An argument for learning craftsmanship in fiction

In the country where I live, opportunities for learning craftsmanship in fiction are not many. Creative writing courses are few and creative writing workshops fewer still.

I have often consoled myself for this lack by repeating, whenever I was in doubt or depression, that creativity is an act of the imagination, the unconscious, not craft. Add to that constant practice, and I’m bound to become a writer in the truest sense of the word. Sooner or later.

But today, while reading “Narrative Design” by Madison Smart Bell, (described very well here)I read a few lines that made me sit up and take notice of the importance of learning craftsmanship:

-“if left to itself, the unconscious mind will never stop playtime or come down from drifting in the clouds; the unconscious isn’t terrifically fond of work, but craftsmanship can guide it into harness.”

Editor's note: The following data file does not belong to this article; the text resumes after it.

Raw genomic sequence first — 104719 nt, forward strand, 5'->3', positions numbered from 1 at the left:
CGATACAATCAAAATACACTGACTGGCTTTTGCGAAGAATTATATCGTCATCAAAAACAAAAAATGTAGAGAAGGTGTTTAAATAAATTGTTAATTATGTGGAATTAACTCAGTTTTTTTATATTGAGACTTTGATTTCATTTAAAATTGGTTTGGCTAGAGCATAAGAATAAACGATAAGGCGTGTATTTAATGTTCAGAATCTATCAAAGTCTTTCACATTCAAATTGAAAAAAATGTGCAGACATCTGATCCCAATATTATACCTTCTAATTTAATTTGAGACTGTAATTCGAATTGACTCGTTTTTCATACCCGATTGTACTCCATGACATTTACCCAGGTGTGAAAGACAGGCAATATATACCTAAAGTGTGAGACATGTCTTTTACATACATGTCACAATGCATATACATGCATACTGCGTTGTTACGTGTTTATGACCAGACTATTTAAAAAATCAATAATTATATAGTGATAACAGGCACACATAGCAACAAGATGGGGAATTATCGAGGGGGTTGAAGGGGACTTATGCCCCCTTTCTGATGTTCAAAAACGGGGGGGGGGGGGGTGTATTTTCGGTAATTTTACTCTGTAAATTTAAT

-“instruments of craftsmanship, once acquired, are something which the unconscious mind can also make use of. In this sense, the writer’s study of craft is analogous to the sculptor’s study of anatomy, the musician’s constant practice of scales. Once fully known, these elements of craftsmanship become reflexive….Once the tools of craftsmanship have been mastered to that extent, you can use them without thinking about them, to make your imagination more mobile and ultimately more free.”

Having read this, I know what I’ve begun to intuitively feel about learning techniques of plotting, characterisation, or dialogue, and then pushing them to the back of my mind, is right.

They become part of my dream-space.

And when I write, it is not merely an image or a sketch but a fleshier being, something ready to be molded into a story.

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